Archive for May, 2013

Post-Void Dribbling

May 25, 2013

Post-Void Dribbling (PVD)

Andrew Siegel, MD  Blog #108

Introduction:  Probably the two most common and annoying complaints from my male patients are sleep-disruptive nighttime urination and post-void dribbling. The following is a tiny “taste” of the content of my new book, forthcoming this summer, entitled Male Pelvic Fitness: Optimizing Sexual and Urinary Health.

The Problem: Post-void dribbling is the leakage of urine immediately or shortly after completing the act of urinating. This “after-dribble” is more annoying than serious and can be one of the first manifestations of prostate enlargement.  Although it rarely occurs before age forty, it can happen on occasion to men of any age.

Dorey et al published an article in the British Journal of Urology that demonstrated the effectiveness of pelvic floor muscle (PFM) exercises for erectile dysfunction, but also suggested an association between the occurrence of erectile dysfunction (ED) and post-void dribbling.  How fascinating—ED and PVD are linked and parallel problems, one sexual and the other urinary—both being manifestations of pelvic floor muscle weakness, and both treatable by increasing pelvic floor muscle fitness.

The Science: The urethra has an external portion within the penis, an internal portion that travels in the perineum (the area of the body between the scrotum and the anus), and an innermost portion, which traverses the prostate and enters the bladder.  After urinating, there is always some urine that remains and pools in the internal urethra.  When it drips out of the urethra aided by gravity and movement, it is referred to as PVD.

The Premise: Pelvic floor muscle contractions are the body’s natural mechanism for draining the urethra.  Improving the strength and tone of the PFM will help eject the contents of the inner, deeper portion of the urethra.  When contracted, the bulbocavernosus (BC) muscle compresses this deep portion of the urethra, displacing the urine within further downstream.  A powerful BC muscle will substantially help this process, in much the same way that it facilitates ejaculation. The BC is the body’s natural urethral “stripper”; however, the BC does not surround the entire urethra, so it is likely that a strong BC will improve the PVD, although it is possible to still have some drops remaining in the penile urethra.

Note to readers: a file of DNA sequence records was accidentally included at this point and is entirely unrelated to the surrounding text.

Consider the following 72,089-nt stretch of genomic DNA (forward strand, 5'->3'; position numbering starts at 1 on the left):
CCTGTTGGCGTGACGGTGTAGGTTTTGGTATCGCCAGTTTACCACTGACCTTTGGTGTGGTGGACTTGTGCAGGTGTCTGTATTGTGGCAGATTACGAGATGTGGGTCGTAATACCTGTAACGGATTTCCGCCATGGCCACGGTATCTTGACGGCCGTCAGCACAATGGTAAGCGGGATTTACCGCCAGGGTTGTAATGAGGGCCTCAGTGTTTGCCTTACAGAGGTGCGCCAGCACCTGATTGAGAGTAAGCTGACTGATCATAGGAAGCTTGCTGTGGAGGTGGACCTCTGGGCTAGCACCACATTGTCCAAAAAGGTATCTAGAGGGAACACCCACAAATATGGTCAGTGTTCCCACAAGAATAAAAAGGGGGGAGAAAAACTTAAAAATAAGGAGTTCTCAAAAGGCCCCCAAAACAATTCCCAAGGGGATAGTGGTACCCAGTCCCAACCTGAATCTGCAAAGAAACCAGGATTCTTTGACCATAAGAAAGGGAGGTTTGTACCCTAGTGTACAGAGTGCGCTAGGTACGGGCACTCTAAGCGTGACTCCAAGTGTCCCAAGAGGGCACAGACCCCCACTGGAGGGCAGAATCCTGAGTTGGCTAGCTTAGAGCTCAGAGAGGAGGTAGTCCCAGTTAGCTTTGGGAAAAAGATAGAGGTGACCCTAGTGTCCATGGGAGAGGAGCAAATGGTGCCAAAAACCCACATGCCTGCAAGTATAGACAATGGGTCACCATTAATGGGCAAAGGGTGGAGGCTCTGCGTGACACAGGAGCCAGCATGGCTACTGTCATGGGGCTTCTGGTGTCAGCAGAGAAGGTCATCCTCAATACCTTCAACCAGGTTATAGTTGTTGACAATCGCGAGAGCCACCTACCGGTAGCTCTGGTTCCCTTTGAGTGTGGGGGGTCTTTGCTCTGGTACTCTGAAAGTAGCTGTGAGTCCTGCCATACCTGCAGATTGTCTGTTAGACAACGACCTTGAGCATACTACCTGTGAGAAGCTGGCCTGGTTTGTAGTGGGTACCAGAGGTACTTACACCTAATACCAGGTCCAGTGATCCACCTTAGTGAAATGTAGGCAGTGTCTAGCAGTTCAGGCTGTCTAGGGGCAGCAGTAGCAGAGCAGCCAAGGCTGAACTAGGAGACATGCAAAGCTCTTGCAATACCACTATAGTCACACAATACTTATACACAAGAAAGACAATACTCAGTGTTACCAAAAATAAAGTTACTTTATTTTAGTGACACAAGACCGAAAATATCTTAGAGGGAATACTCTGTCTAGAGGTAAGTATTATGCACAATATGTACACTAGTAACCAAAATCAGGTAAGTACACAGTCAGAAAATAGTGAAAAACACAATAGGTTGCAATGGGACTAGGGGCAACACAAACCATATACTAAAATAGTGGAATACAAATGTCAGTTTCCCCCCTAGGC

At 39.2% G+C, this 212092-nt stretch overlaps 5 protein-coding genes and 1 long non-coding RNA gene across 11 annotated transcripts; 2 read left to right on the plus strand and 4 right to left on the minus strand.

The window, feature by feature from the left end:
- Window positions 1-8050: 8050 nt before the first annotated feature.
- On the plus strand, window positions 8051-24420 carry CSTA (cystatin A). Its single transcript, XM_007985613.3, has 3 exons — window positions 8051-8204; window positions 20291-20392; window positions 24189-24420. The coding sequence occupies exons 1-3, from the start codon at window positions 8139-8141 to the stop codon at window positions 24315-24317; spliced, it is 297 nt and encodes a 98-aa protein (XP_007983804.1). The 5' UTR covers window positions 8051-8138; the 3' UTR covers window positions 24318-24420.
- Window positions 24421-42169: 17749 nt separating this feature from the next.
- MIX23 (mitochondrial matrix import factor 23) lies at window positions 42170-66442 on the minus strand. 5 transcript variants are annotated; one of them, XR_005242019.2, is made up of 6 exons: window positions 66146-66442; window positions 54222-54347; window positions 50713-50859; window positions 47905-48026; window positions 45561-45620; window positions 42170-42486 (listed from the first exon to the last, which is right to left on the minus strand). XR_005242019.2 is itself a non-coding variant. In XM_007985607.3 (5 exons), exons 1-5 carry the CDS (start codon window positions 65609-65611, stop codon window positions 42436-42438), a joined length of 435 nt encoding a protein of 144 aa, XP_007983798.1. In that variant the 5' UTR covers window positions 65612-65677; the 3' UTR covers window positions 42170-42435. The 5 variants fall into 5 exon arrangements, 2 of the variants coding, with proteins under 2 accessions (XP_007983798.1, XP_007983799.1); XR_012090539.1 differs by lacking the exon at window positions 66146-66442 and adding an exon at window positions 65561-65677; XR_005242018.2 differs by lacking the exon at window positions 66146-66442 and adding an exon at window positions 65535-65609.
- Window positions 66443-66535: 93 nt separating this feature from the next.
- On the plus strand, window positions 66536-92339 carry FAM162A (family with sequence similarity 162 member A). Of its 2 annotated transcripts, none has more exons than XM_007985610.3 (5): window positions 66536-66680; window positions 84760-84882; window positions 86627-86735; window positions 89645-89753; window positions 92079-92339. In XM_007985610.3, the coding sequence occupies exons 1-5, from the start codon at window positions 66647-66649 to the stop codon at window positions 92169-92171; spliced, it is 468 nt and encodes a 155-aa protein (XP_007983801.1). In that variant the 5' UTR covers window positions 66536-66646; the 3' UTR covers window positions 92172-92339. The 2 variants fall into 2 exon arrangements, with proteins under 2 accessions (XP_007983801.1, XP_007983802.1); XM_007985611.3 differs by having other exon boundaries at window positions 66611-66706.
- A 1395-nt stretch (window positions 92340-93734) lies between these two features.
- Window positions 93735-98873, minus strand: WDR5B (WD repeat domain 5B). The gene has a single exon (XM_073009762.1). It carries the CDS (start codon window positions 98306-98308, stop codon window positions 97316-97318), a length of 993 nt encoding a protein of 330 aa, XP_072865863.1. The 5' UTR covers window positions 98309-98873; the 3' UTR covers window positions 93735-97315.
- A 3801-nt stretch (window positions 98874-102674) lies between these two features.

The Solution: Try not to rush the act of urination.  The adage “haste makes waste” is absolutely relevant with respect to PVD. When finished urinating, vigorously contract the PFM several times to displace the inner urethra’s contents. If necessary, the urethra of the penis can be further evacuated of urine by manually compressing and stripping it.  To do so, starting where the penis meets the scrotum, compress the urethra between your thumb on top and index and middle fingers on the undersurface and draw them forth towards the penile tip, “milking” out any remaining urine.  To further improve the PVD, gently shake the penis until no more urine drips from the urethra. It is not a bad idea to apply tissue to the tip of the penis to soak up any residual urine—women have the right idea here.


Andrew Siegel, M.D.

Author of Promiscuous Eating: Understanding and Ending Our Self-Destructive Relationship with Food:

Available on Amazon in paperback or Kindle edition

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